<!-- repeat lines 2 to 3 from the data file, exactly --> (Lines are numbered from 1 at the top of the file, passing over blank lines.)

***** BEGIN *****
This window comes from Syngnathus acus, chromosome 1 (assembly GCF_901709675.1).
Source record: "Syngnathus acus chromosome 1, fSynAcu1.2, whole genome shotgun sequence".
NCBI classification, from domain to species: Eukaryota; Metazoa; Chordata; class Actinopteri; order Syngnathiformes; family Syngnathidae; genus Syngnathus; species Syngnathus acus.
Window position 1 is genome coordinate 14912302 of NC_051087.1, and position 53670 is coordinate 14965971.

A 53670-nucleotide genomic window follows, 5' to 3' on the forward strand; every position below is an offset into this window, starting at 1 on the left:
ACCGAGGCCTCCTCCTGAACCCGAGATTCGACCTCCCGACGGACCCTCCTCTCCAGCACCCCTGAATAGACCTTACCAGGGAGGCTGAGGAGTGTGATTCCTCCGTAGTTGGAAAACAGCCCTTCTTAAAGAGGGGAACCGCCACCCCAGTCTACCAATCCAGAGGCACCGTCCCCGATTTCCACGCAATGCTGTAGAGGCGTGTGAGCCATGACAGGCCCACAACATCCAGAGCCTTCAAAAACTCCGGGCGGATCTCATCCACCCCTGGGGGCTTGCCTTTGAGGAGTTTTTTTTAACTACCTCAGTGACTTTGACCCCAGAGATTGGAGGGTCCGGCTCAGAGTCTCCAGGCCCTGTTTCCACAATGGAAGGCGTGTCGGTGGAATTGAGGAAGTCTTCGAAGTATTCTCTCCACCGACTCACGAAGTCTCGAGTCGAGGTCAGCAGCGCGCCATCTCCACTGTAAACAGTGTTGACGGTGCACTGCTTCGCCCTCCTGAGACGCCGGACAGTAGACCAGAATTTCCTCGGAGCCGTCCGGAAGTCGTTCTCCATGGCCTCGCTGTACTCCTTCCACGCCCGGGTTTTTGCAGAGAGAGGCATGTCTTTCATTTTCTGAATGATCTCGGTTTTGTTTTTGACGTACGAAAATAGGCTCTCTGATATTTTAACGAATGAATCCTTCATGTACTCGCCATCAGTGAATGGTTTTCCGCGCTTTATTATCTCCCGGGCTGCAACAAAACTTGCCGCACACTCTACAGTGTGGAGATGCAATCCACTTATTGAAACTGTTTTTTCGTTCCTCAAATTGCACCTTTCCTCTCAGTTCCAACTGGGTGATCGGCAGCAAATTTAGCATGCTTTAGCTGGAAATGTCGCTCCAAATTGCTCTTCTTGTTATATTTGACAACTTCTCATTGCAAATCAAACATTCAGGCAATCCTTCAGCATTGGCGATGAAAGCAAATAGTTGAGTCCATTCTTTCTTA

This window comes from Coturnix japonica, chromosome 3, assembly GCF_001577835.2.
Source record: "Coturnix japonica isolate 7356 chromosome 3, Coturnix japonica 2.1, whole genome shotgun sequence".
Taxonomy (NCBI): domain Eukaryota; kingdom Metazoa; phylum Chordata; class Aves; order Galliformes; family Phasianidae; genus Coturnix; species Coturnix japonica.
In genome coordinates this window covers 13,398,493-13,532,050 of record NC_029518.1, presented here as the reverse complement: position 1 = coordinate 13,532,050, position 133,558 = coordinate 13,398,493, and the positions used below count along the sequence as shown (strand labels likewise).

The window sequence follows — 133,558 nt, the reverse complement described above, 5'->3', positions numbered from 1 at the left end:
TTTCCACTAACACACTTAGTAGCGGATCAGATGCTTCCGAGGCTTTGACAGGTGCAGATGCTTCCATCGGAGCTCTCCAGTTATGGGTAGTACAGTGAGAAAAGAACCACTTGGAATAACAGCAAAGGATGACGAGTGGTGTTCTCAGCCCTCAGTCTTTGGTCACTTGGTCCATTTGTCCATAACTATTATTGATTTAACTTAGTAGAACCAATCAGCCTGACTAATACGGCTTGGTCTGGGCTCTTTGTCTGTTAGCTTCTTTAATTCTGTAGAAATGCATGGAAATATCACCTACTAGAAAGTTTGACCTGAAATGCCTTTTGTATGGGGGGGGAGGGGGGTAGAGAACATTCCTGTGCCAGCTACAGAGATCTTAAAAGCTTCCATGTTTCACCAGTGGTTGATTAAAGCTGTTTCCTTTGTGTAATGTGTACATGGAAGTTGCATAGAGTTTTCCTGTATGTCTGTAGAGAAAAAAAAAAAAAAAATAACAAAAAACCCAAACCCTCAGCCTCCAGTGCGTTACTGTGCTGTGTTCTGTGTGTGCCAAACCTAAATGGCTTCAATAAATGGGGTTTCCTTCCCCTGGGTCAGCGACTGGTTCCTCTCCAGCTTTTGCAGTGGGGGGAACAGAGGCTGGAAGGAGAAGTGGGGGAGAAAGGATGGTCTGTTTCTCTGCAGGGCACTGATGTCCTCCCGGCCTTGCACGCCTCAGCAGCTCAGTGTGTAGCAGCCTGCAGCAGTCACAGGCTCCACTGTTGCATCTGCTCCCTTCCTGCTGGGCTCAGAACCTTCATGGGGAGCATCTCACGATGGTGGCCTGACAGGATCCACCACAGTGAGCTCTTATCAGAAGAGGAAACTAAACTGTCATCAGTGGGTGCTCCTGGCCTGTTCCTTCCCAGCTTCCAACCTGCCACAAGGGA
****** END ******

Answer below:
Source record: "Syngnathus acus chromosome 1, fSynAcu1.2, whole genome shotgun sequence".
NCBI classification, from domain to species: Eukaryota; Metazoa; Chordata; class Actinopteri; order Syngnathiformes; family Syngnathidae; genus Syngnathus; species Syngnathus acus.